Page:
Sylvia's Mother:

Born Emmeline Goulden, Sylvia's mother met her husband, 24 years her elder, when she was only 20. Emmeline had been brought up with a strong social awareness. Her father, Robert Goulden, had campaigned against slavery and the Corn Laws. Her mother, Sophia Crane, was an early feminist and had taken her to women's suffrage meetings in the early 1870s.

With her husband, Emmeline founded the Women's Franchise League in 1889 and became an active member of the Independent Labour Party formed by Keir Hardie in 1893 (which by 1895 had 35,000 members).

In 1903 she started the Women's Social and Political Union, which began its militant campaigns in 1905, sometimes using violence in an effort to win women the vote. In 1907 she left Manchester for London. For the next seven years she was repeatedly imprisoned for her activities; her actions and frequent hunger strikes inspiring women all over the country to bring attention to the cause by committing acts of civil disobedience. On the outbreak of war in 1914, the Government released all suffragettes from prison in return for the WSPU agreeing to cease militant activities. From then on, Emmeline and her daughter Christabel turned their attentions to the war effort; also fighting for women's right to contribute to it by doing work that had previously been the domain of men, freeing men to go and fight.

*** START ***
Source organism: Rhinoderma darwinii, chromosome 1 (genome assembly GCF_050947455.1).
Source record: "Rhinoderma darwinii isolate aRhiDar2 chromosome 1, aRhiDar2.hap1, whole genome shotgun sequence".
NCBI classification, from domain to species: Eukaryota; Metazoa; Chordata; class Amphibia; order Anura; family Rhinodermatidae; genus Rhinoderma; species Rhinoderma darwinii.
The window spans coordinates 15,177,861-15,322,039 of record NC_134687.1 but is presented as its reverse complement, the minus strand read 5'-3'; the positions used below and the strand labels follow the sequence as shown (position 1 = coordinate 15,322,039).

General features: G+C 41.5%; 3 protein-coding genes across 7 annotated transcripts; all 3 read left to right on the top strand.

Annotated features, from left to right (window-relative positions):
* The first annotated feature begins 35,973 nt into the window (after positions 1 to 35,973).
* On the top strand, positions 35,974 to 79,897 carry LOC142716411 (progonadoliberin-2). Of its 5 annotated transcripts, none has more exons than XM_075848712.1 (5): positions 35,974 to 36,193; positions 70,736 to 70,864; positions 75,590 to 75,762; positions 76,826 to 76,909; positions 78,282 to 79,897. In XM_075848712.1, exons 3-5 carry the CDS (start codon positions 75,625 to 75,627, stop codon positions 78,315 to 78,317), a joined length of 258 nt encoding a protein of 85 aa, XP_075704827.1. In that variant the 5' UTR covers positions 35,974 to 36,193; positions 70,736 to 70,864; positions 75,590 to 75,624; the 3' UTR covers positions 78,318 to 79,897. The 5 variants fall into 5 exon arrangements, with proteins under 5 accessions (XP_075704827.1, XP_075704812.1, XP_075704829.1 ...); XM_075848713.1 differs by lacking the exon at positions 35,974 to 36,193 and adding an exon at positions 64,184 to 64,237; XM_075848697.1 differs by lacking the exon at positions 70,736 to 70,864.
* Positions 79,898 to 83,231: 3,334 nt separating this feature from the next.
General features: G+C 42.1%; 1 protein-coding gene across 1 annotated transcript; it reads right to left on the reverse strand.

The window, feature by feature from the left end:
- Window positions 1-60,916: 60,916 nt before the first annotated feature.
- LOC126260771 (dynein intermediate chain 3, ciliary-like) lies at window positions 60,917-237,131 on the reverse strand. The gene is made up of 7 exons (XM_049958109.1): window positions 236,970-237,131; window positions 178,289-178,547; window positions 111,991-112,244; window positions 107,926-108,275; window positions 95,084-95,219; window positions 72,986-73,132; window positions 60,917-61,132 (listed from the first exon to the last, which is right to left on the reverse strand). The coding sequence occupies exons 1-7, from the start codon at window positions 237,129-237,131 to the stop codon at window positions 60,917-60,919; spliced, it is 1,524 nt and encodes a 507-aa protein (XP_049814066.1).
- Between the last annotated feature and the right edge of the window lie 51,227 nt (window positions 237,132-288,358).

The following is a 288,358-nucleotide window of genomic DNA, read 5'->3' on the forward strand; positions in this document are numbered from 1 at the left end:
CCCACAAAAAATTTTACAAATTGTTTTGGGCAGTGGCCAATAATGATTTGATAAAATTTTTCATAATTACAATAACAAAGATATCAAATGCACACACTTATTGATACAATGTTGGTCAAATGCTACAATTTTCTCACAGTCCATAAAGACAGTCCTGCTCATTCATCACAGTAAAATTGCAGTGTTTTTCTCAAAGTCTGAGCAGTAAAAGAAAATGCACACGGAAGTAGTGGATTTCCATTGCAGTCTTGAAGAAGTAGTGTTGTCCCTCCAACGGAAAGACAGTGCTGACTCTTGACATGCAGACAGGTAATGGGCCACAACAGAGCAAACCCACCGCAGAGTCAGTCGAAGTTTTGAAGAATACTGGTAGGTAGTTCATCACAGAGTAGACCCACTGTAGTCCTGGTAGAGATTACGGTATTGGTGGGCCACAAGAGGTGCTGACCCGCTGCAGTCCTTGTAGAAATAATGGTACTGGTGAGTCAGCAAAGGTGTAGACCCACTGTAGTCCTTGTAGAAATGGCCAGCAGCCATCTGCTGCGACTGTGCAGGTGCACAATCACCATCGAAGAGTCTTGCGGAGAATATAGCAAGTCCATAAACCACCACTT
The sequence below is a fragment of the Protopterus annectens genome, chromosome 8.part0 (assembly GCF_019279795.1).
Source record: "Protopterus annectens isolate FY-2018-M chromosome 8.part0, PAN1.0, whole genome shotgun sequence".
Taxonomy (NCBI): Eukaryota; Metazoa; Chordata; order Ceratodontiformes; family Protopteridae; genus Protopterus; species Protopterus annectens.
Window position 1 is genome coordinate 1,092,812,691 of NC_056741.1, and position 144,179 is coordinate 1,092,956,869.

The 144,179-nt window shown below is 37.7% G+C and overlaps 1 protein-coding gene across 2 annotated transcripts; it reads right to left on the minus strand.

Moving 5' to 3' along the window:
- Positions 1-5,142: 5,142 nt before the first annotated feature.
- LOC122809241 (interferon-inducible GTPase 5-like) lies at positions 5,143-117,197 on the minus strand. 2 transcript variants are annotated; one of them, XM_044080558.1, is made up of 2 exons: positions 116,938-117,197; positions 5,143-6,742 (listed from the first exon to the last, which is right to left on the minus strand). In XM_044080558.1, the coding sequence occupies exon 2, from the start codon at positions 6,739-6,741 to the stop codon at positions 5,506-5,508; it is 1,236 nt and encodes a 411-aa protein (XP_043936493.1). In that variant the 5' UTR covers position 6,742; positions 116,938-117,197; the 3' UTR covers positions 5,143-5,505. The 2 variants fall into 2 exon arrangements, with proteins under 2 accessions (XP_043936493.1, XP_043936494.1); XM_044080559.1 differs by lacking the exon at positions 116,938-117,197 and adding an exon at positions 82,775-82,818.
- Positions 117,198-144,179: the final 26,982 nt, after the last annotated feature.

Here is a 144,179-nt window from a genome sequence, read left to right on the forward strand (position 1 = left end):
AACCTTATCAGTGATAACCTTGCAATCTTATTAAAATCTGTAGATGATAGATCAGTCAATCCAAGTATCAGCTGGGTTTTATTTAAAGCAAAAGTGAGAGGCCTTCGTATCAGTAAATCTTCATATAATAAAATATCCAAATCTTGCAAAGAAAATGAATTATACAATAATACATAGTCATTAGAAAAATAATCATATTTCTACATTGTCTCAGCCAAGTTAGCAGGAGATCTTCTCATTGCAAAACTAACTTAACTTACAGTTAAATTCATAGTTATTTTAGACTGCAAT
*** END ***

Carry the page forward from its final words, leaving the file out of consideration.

In the preceding years, Sylvia had become uncomfortable about the increasing violence used by the Suffragettes such as arson attacks and a rift developed, alienating her from Emmeline and Christabel. The WSPU abandoned its early commitment to Socialism, but Sylvia herself did not. Neither did Sylvia condone the war effort; she was later to object to enforced conscription which was introduced in 1916.

Sylvia's Siblings: